register, without any attempt to define quality. Any number of tone
qualities can sound without changing the "security" of a tone. The
security or stability of a tone was entirely a function of tongue shape
or position (which affects the shape of the oral cavity), and if better
tone quality were desired the clarinetist had several options which are
reviewed here:

1. Gain more skill at controlling lmth functions of the tongue so that
movement at the front of the tongue during articulation at the reed
doesn't disturb the position of the tongue's main body, which determines
the register in which a tone will appear with a given fingering.

2. Develop a flexible embouchure that permits efficient reed vibration
and coordinates the reed-mouthpiece aperature with the air supply blown
into the instrument.

Options 3, 4, and 5 involved reed selection, mouthpiece, and instrument

For those who still feel that syllable-vowel changes caused better tone
quality for their students, it is the writer's opinion that the
embouchure pad against the reed received some desirable change. although
not immediately felt by the player. This is not really far-fetched when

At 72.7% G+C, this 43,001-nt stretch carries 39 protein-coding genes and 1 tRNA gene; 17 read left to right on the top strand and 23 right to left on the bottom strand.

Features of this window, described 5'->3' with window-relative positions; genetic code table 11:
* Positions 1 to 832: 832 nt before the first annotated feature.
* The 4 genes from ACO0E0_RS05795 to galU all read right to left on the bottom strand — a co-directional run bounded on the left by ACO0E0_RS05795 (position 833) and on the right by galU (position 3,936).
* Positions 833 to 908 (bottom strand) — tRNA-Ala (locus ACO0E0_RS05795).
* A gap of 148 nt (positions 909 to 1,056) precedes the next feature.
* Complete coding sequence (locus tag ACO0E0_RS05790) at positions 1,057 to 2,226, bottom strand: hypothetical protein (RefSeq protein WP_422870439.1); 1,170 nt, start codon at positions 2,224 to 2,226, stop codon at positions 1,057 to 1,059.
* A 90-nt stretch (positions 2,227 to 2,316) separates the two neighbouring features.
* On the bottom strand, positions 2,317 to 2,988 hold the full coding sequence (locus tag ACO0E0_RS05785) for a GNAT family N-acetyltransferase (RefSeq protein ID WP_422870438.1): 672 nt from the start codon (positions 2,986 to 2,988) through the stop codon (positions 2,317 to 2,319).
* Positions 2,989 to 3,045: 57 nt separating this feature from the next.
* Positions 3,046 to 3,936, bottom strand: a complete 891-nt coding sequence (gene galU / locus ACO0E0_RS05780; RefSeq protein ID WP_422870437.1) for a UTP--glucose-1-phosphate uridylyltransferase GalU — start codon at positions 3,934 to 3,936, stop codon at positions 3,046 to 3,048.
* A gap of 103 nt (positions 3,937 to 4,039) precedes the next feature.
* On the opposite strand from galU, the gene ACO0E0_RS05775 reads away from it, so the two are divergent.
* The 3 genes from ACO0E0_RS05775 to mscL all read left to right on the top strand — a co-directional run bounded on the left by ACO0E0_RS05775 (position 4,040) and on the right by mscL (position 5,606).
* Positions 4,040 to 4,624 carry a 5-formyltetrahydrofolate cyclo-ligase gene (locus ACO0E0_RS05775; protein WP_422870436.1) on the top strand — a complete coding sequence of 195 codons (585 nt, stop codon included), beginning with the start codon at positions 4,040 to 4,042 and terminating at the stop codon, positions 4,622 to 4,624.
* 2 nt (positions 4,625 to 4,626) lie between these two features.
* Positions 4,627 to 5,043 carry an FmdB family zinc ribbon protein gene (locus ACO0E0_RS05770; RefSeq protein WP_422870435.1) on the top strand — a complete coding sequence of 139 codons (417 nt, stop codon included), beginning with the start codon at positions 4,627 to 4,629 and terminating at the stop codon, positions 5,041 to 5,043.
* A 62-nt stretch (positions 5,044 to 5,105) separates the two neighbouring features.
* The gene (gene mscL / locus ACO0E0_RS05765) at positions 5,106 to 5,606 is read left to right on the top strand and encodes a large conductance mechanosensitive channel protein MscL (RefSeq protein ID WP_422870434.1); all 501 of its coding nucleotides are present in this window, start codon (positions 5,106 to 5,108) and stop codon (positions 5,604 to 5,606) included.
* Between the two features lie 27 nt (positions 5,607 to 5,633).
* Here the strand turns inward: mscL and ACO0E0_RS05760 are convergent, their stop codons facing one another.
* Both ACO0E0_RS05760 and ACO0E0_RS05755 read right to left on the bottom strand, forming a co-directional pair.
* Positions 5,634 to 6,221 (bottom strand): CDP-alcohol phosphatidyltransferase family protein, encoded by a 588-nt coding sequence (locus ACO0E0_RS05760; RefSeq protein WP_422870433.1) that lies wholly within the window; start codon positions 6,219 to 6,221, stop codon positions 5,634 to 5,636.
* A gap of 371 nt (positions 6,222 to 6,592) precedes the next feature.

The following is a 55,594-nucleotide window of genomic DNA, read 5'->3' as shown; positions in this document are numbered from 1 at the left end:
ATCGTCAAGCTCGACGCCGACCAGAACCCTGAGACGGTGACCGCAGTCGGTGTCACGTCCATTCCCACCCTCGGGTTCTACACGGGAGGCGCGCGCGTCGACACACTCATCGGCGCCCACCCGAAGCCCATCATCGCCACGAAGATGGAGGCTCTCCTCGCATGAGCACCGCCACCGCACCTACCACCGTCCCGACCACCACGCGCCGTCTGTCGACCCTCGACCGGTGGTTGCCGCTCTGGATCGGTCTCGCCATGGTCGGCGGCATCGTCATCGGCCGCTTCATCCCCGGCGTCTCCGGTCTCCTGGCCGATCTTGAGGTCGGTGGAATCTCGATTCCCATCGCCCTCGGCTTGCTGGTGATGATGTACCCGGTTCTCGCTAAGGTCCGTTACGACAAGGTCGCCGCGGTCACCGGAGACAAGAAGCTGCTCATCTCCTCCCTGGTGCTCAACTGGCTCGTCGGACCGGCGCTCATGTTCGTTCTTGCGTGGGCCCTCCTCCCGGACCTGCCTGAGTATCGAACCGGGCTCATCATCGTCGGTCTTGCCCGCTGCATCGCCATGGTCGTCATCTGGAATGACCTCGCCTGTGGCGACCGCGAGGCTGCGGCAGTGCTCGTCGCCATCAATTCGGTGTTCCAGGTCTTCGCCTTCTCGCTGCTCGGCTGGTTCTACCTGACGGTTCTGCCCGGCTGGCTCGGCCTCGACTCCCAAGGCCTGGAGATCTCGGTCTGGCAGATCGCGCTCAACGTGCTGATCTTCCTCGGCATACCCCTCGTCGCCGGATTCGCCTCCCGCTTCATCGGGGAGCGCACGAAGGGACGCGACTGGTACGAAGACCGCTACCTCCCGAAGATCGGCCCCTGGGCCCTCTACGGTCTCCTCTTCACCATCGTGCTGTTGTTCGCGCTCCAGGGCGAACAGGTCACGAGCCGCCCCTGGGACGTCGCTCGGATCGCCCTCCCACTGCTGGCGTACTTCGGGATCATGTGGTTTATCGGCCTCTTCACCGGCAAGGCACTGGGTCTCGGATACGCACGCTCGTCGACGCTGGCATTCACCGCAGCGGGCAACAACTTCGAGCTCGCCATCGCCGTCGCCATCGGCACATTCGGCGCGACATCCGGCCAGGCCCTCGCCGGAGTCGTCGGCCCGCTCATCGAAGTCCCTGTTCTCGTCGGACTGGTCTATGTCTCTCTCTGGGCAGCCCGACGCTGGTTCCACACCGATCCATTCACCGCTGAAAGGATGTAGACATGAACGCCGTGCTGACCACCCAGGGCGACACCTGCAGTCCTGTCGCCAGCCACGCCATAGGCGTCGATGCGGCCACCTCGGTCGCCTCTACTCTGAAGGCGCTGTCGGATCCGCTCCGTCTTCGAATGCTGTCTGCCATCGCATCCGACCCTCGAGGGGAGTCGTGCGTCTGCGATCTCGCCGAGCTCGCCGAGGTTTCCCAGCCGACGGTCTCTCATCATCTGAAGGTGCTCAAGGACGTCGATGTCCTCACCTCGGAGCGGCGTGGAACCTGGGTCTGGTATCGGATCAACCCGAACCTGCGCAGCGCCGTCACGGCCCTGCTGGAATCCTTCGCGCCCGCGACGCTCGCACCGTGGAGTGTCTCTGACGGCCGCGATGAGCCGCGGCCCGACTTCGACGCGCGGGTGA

we realize how the lips coordinate with the tongue for many spoken
sounds. Consider this by verbalizing "ooh" and "aye", or other sounds of
your choice. No stretching of the imagination is needed then to perceive
how a suggestion for a tongue shape change could unconsciously produce
an embouchure pad modification that improved a clarinetist's tone

The foregoing has been both a review of the previous article and an
attempt to explain how reed instrument players were mistaken about
spatial placement of their tongues. Since required tongue positions are
now known, we need to adjust teaching concepts to agree with facts in
these matters. The remainder of this article will deal with concepts
used by the writer for teaching single and double reed instrument
students, and will raise questions which physicists may elect to study,
as well as other topics deemed worthy of research.


_________ Tony Pay
|ony:-) 79 Southmoor Rd
| |ay Oxford OX2 6RE GMN artist:
tel/fax 01865 553339

.... Beam me up, Scotty, This planet sucks!